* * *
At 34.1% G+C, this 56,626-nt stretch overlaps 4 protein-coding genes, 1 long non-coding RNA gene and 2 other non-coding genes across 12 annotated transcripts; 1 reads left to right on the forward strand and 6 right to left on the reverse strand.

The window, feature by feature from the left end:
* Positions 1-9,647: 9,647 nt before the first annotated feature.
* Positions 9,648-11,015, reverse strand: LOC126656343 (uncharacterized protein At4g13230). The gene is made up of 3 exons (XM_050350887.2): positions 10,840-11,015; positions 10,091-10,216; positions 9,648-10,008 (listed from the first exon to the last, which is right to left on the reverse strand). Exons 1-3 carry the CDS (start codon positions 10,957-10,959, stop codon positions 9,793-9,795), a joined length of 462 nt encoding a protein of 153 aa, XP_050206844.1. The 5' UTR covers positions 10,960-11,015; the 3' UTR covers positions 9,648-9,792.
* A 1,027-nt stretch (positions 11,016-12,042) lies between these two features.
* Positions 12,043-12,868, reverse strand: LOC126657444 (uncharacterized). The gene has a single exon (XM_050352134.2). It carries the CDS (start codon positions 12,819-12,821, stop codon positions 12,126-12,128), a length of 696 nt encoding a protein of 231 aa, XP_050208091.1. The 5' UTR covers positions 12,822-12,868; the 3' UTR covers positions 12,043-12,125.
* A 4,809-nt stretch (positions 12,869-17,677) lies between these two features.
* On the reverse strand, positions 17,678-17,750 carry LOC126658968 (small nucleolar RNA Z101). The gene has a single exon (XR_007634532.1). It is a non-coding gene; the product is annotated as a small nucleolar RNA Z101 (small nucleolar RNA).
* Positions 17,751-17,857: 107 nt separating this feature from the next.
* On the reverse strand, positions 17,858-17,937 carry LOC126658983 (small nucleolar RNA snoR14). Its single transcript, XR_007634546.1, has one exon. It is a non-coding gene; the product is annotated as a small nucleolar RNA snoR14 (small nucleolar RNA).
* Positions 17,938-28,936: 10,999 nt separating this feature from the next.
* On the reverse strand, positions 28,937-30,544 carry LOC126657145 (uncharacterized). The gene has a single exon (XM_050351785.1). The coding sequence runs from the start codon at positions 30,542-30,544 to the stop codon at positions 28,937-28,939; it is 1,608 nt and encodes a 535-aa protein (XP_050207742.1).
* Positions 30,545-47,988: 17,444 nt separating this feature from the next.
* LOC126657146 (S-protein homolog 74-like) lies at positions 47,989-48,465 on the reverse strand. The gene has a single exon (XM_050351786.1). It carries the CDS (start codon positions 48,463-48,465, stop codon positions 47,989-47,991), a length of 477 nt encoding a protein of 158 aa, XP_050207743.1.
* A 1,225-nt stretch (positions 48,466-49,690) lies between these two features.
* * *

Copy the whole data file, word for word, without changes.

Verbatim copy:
At 34.1% G+C, this 56,626-nt stretch overlaps 4 protein-coding genes, 1 long non-coding RNA gene and 2 other non-coding genes across 12 annotated transcripts; 1 reads left to right on the forward strand and 6 right to left on the reverse strand.

The window, feature by feature from the left end:
* Positions 1-9,647: 9,647 nt before the first annotated feature.
* Positions 9,648-11,015, reverse strand: LOC126656343 (uncharacterized protein At4g13230). The gene is made up of 3 exons (XM_050350887.2): positions 10,840-11,015; positions 10,091-10,216; positions 9,648-10,008 (listed from the first exon to the last, which is right to left on the reverse strand). Exons 1-3 carry the CDS (start codon positions 10,957-10,959, stop codon positions 9,793-9,795), a joined length of 462 nt encoding a protein of 153 aa, XP_050206844.1. The 5' UTR covers positions 10,960-11,015; the 3' UTR covers positions 9,648-9,792.
* A 1,027-nt stretch (positions 11,016-12,042) lies between these two features.
* Positions 12,043-12,868, reverse strand: LOC126657444 (uncharacterized). The gene has a single exon (XM_050352134.2). It carries the CDS (start codon positions 12,819-12,821, stop codon positions 12,126-12,128), a length of 696 nt encoding a protein of 231 aa, XP_050208091.1. The 5' UTR covers positions 12,822-12,868; the 3' UTR covers positions 12,043-12,125.
* A 4,809-nt stretch (positions 12,869-17,677) lies between these two features.
* On the reverse strand, positions 17,678-17,750 carry LOC126658968 (small nucleolar RNA Z101). The gene has a single exon (XR_007634532.1). It is a non-coding gene; the product is annotated as a small nucleolar RNA Z101 (small nucleolar RNA).
* Positions 17,751-17,857: 107 nt separating this feature from the next.
* On the reverse strand, positions 17,858-17,937 carry LOC126658983 (small nucleolar RNA snoR14). Its single transcript, XR_007634546.1, has one exon. It is a non-coding gene; the product is annotated as a small nucleolar RNA snoR14 (small nucleolar RNA).
* Positions 17,938-28,936: 10,999 nt separating this feature from the next.
* On the reverse strand, positions 28,937-30,544 carry LOC126657145 (uncharacterized). The gene has a single exon (XM_050351785.1). The coding sequence runs from the start codon at positions 30,542-30,544 to the stop codon at positions 28,937-28,939; it is 1,608 nt and encodes a 535-aa protein (XP_050207742.1).
* Positions 30,545-47,988: 17,444 nt separating this feature from the next.
* LOC126657146 (S-protein homolog 74-like) lies at positions 47,989-48,465 on the reverse strand. The gene has a single exon (XM_050351786.1). It carries the CDS (start codon positions 48,463-48,465, stop codon positions 47,989-47,991), a length of 477 nt encoding a protein of 158 aa, XP_050207743.1.
* A 1,225-nt stretch (positions 48,466-49,690) lies between these two features.